A proposed policy meant to ensure that minority students get the same chances of academic success as white students is set to be voted on Tuesday by Fort Worth school trustees.
“This is about the equitable distribution of resources and equitable access to opportunity,” said Trustee Ashley Paz, who represents District 9.
The proposed racial and ethnic equity policy would be separate from the district’s existing nondiscrimination policy, which protects students from discrimination on the basis of race, color, religion, gender, sexual orientation, gender identity and expression, national origin, disability, or “any other basis prohibited by law.”
Paz said nondiscrimination policy relates “to the way people interact with each other and individual discrimination.”
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“The racial equity policy is about institutional racism, which is specific to policies and procedures that lead to a gap in educational opportunities for students of color, and create disproportionate disadvantages in achievement for students of color,” Paz said.
One way to address these gaps is by offering more high school learning opportunities about the histories and contributions of African-Americans, women, Hispanics and Native Americans. Such an effort would include creating curriculum, developing courses and promoting those electives so students know they are available.
Johnny Cook-Muhammad, a 51-year-old community organizer, said minority students will be more invested in their learning if they see role models and historical leaders from their communities.
“If you don’t know your history, you don’t know where you came from, so you don’t know where you are going,” he said, adding that growing up he didn’t learn about African-American leaders such as Martin Luther King Jr. or Rosa Parks while attending schools in Fort Worth.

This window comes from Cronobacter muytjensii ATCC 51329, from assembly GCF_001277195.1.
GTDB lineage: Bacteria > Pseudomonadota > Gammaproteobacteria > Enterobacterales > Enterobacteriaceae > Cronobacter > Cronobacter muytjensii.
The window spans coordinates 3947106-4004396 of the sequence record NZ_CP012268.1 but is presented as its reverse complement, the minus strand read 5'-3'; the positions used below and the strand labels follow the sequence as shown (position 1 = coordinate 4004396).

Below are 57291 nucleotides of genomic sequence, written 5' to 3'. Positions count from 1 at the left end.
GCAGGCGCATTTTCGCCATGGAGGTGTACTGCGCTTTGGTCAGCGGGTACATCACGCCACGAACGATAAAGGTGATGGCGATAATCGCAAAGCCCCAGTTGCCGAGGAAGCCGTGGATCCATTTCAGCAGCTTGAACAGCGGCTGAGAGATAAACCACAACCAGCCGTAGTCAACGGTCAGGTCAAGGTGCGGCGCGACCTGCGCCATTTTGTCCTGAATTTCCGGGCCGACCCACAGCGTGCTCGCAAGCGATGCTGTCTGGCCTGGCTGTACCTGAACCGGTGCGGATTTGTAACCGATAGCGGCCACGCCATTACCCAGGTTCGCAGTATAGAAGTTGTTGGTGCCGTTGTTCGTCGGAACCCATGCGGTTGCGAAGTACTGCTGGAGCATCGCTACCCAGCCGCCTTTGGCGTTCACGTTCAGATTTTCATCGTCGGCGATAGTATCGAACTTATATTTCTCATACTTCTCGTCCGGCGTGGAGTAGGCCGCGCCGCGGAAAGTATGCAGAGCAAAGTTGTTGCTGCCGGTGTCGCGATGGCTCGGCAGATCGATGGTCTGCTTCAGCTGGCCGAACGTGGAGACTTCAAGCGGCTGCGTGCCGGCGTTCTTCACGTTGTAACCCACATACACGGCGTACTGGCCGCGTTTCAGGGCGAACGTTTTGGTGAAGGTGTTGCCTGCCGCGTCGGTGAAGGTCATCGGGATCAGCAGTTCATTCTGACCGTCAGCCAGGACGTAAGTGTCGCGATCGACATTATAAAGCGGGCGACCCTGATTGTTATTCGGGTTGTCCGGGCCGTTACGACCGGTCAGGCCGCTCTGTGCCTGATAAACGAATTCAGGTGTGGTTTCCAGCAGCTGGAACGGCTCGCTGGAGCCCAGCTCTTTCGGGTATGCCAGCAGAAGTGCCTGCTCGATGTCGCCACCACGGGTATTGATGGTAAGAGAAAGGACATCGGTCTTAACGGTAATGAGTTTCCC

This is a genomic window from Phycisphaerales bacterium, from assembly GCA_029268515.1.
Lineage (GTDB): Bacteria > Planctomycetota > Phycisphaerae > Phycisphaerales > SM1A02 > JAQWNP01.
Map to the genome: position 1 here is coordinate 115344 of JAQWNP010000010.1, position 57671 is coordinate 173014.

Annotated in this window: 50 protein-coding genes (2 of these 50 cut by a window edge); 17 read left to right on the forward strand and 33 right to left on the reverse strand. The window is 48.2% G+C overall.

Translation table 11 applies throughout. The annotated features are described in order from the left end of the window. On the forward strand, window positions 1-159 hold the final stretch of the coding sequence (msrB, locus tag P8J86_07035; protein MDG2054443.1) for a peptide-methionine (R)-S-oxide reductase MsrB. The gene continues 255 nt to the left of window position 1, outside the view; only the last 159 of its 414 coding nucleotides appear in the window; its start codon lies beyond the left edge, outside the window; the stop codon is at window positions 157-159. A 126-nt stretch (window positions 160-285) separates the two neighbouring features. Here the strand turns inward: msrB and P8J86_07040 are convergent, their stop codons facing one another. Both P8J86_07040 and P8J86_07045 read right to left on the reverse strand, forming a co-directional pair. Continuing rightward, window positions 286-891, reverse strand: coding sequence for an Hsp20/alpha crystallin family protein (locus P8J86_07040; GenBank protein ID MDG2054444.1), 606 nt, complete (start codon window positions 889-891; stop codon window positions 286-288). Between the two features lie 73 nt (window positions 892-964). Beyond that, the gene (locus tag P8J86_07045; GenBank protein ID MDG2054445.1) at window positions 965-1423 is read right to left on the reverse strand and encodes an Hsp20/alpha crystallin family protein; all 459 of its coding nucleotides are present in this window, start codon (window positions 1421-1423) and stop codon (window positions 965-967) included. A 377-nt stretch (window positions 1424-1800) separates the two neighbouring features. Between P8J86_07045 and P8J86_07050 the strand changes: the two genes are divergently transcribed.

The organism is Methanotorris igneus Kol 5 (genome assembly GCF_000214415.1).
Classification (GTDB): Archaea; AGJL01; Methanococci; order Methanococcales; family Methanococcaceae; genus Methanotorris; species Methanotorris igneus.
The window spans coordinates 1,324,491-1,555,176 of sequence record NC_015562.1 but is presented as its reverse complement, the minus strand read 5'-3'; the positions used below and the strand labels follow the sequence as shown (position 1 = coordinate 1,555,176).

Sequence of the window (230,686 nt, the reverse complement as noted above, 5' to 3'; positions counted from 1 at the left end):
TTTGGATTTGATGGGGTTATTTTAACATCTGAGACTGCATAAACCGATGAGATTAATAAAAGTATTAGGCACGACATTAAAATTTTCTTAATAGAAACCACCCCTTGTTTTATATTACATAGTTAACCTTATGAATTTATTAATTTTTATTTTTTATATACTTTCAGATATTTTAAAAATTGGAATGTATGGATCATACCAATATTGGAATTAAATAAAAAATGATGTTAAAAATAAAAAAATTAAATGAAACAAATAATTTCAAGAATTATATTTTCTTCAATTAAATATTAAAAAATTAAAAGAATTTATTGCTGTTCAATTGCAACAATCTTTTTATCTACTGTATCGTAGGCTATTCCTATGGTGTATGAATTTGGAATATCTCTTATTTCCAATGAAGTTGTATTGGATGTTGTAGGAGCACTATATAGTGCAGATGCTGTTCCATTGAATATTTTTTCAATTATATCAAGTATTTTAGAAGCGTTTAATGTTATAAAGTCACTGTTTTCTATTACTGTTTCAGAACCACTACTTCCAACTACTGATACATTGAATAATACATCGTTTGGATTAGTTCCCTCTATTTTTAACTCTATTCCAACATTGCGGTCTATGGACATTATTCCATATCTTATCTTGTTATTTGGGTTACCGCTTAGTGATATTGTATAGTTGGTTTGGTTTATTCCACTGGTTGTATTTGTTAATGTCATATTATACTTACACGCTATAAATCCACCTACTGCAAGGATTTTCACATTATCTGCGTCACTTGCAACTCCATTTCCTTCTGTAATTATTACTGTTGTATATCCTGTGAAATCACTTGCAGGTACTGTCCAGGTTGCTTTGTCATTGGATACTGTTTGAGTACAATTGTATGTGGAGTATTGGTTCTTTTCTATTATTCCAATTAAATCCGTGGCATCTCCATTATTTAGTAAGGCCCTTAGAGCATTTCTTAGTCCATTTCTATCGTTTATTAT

A draft of the policy outlines its purpose and goals:
“District students deserve a safe and respectful learning environment in which all students shall receive an education that maximizes their potential for success in college, career and community leadership. The District shall focus on improving its practices in order to ensure equity in education. Any achievement gap between white students and students of color … is unacceptable.”
The policy calls for providing “high quality, culturally and personally relevant instruction, curricula and support.” It also calls for the elimination of losing instructional time due to disciplinary referrals — an effort that is currently underway.
Paz said the proposed policy is part of a larger strategy that includes an estimated $1.37 million investment in training for the district’s 11,000 employees.
The proposed policy is the result of several meetings and workshops by members of the district’s Racial Equity Committee. It involves a review of existing policies in Texas schools and other states, Paz said. It also stems from the national My Brother’s Keeper initiative, which focuses on opportunity gaps faced by boys and young men of color. That national program was launched by President Barack Obama.
The school board’s proposed policy comes as the city of Fort Worth begins working to develop a program that identifies racial issues and how to fix them.
This report contains material from the Star-Telegram archives.
- 5:30 p.m. Tuesday
- School board complex, 2903 Shotts St., Fort Worth